The premise of this album is so simple and elegant that it's surprising it's never been taken up before. The Medieval and Renaissance texts Benjamin Britten used for his Ceremony of Carols, for treble voices and harp, were all written to be sung, and on this album, the Psallite Women's Choir, led by Nancy Hadden, performs the Britten, as well as period settings of the texts Britten appropriated. The original music for only a few of the carols ("There is no rose," "Adam lay y-bounden," and "Balulalow") survives, but Hadden, following the standard period practice for Medieval and Renaissance carols, matches the texts to other songs and carols. It's an intriguing and promising concept, but it's executed more persuasively in the early settings than in the Britten. The performances of the Medieval and Renaissance carols, many of which are familiar, are cleanly sung. It's not unusual for women's choirs to perform the Britten, but they generally "whiten" their voices to produce a sound that's closer to the straight tone of trebles. Psallite sings with somewhat more vibrato than the groups that usually perform the piece, and while the sound works in some of the carols, it's less effective in those that call for solo voices. This little babe, the rocky shoal upon which many a performance of A Ceremony of Carols has been dashed, is, if not quite disastrous, dangerously floundering. The fact that harpist Vicky Lester gets the notes wrong in the bridge between the second and third verses is another reason to hit "skip" when you get to this track. In spite of the novelty of the idea, the mediocre performance of the Britten, plus the fact that most of the older settings are easily available in superior recordings, this is a release that's easy to take a pass on.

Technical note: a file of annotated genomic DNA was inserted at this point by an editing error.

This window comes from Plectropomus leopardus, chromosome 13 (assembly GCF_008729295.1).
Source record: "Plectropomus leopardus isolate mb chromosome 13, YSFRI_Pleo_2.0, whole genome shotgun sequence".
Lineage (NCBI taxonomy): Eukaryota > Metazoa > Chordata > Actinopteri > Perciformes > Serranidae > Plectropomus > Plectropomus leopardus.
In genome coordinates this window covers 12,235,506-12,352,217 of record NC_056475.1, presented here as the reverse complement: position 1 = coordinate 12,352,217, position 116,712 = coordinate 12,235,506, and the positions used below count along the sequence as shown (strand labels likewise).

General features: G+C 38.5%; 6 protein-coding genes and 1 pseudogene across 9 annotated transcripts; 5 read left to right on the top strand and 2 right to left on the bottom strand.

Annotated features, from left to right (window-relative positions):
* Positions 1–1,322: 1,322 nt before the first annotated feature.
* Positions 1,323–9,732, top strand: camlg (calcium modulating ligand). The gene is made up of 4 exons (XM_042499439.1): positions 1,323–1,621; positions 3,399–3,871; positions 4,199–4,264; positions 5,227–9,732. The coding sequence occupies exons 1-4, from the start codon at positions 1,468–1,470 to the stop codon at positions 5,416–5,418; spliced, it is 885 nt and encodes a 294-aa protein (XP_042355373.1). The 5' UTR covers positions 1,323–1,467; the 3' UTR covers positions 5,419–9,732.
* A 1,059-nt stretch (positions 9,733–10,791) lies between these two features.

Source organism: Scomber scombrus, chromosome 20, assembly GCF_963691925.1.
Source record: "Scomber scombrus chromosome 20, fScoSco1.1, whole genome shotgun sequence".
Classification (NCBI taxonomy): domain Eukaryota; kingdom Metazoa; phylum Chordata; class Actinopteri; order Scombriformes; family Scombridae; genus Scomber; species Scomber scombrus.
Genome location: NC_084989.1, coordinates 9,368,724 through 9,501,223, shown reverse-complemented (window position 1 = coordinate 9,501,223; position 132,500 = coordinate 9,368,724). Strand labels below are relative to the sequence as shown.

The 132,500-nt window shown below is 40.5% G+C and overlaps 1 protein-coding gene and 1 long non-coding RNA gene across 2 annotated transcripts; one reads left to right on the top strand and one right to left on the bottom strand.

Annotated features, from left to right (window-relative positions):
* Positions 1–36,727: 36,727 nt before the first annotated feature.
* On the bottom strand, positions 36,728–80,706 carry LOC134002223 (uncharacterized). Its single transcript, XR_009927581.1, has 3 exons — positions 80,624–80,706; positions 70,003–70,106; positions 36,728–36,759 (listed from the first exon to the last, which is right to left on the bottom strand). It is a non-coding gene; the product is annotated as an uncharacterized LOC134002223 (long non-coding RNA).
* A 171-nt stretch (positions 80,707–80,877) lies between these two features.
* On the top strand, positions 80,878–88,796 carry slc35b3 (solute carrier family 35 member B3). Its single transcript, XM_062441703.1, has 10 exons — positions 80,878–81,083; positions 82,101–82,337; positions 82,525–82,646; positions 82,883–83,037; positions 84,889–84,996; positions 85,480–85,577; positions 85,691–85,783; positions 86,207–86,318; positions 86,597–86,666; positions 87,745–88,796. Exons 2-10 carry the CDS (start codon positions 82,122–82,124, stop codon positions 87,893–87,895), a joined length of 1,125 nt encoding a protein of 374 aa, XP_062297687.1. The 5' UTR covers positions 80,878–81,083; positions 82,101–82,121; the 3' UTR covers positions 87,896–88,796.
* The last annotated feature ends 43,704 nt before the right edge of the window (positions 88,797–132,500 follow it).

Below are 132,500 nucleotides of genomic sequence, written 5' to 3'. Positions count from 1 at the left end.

AllMusic Review by Stephen Eddins
|A Ceremony of Carols, for treble voices (or chorus) & harp, Op. 28|